Ortiz examined his glove much like a tennis player inspects his racket after making an error. The glove was not broken, but it the pocket was so loose that the ball simply scooted through it. Unbelievable. A freak play if there ever was one.

Gordon worked a perfect eighth, striking out two, including Manny Ramirez to start the inning (another close call that went the Yankees way). Kenny Lofton led-off the bottom of the frame with a ground ball to Nomar Garciaparra’s right. Garciaparra rounded the ball and hurried his throw. Ortiz could not pick it and suddenly the go-ahead run was on second base. It was scored as a single and an error but it could have just been a straight error. Regardless, Jeter sacrificed Lofton to third and then Gary Sheffield had one of the most memorable at bats of the year.

Timlin pounded fastballs inside and Sheffield fouled off eight pitches. On two occasions, Mirabelli stood up, looking for the high cheese; Sheffield swung, fouling the pitches straight back up in the air foul. He also got ahead of two pitches and pounded shots foul into the upperdeck; he also hit a rocket line drive into the third base seats as well. According to the New York Times:

Luis Sojo, the third-base coach who stands well behind the coaching box when Sheffield hits, told Lofton to be careful while leading off third.

“I’m scared I’m going to get my head knocked off,” Lofton said. “One went over my head, one went in front of me. Sojo said, ‘Watch yourself.’ I said, ‘What do you think I’m doing?’ “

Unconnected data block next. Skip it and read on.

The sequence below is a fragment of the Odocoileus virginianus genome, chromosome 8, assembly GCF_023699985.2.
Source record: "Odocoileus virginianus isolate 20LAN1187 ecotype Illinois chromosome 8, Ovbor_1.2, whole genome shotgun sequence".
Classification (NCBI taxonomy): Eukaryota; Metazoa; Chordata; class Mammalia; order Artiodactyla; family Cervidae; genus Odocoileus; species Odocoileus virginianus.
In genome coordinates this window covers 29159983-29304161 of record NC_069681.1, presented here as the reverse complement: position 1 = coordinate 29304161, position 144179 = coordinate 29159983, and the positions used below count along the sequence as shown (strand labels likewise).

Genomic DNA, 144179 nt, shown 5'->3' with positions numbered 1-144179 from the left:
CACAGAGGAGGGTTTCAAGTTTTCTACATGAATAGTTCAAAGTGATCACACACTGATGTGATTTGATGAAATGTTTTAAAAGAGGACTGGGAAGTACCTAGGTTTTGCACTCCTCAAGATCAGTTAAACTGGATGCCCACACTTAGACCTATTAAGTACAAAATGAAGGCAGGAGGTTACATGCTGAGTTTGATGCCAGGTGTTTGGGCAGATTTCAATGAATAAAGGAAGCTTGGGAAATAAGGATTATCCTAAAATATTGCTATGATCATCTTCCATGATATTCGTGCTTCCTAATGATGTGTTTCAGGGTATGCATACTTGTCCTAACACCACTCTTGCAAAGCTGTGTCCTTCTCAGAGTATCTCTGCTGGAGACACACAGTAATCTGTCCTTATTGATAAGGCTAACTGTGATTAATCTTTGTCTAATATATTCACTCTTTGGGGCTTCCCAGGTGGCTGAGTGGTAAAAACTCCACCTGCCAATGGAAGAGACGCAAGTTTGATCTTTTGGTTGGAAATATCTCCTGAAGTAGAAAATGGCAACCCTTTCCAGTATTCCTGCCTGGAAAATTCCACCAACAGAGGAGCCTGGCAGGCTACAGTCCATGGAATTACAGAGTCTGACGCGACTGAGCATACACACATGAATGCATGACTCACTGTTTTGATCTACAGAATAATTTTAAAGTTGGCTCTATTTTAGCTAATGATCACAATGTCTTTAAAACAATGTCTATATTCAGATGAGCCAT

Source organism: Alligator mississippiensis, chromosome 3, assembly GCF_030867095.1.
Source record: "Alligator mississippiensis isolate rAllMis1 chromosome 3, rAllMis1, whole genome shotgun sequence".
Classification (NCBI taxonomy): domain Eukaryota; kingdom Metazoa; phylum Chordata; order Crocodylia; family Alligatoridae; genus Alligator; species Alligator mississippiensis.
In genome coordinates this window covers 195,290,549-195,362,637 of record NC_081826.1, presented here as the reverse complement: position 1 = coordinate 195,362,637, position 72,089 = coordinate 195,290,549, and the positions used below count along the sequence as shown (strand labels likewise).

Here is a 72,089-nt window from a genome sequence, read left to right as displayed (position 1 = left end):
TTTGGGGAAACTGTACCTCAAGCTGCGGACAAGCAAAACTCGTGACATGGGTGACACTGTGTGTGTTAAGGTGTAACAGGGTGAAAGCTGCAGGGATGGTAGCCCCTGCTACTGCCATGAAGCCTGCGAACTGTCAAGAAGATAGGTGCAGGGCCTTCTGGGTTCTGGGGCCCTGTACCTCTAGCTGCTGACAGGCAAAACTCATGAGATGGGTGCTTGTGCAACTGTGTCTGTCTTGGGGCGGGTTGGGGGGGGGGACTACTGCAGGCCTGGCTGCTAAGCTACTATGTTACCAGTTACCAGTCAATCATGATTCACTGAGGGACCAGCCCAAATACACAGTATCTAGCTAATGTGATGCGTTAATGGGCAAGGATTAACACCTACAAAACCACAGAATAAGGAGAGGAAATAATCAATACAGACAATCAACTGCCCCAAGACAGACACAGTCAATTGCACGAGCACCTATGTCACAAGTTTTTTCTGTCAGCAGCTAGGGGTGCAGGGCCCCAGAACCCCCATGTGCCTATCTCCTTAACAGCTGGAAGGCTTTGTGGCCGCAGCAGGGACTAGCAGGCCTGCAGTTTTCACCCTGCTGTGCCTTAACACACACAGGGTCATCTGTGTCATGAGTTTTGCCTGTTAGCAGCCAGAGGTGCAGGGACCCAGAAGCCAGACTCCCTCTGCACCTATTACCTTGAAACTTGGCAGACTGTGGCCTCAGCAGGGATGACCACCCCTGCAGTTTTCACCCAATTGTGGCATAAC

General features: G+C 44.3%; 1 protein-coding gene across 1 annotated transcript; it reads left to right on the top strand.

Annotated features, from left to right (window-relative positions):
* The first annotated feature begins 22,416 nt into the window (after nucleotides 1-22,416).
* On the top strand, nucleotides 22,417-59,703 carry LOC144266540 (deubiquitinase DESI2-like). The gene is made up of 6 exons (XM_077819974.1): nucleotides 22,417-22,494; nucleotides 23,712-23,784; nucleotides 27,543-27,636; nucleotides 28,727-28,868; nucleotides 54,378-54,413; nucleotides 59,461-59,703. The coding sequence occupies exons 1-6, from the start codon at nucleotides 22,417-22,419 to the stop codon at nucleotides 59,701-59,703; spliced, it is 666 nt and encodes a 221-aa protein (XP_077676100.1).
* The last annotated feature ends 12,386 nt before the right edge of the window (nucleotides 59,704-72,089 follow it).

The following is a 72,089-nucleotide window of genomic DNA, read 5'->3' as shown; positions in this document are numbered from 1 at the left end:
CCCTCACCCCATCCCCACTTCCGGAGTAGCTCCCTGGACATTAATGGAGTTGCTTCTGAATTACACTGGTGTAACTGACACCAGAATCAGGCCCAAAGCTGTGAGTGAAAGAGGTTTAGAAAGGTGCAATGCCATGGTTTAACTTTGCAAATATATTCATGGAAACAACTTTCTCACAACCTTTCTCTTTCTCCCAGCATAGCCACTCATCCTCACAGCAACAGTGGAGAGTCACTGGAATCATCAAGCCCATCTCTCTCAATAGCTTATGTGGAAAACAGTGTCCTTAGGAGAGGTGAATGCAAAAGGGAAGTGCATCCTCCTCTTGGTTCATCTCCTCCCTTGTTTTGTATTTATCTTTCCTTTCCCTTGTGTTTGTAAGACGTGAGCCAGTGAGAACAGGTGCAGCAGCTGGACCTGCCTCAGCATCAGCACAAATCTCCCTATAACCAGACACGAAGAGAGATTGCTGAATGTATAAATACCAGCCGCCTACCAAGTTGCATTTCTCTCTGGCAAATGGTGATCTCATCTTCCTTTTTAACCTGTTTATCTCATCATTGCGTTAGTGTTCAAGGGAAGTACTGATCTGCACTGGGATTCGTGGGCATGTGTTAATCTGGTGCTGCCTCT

On the tenth pitch of the at bat, Mirabelli pointed outside, but Timlin shook him off. At home I couldn’t believe that Timlin wanted to challenge him inside again. Maybe it was a macho thing. Sheffield later told reporters:

“I’m just glad [Timlin] threw me strikes. If he had thrown them in the dirt, he probably would have made me look bad. He made good pitches. He kept pounding me inside with the sinker. After about the third pitch, I could see the ball coming out of his hand pretty well. I just wanted a ball I could get through the infield at that point.” (Boston Globe)

And that’s just what he did, slapping the pitch past a diving Mark Bellhorn down the third-base line for a double. The Stadium erupted and the Sox were all but cooked. Alan Embree replaced Timlin and gave up a run-scoring single to Matsui.

Mariano Rivera blew the bottom part of Boston’s order away in the ninth, striking-out the side. I don’t recall the last time he did that. Again, it was a tremendous win for the Yanks, and a painful loss for the Red Sox. Some pundits suggest that the AL East race is over, but I think it’s too early for that kind of thinking. Boston is in a slump, and will eventually awaken. They hope that Pedro Martinez can stop the bleeding tonight when he pitches against a rookie.

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"This ain't football. We do this every day."
--Earl Weaver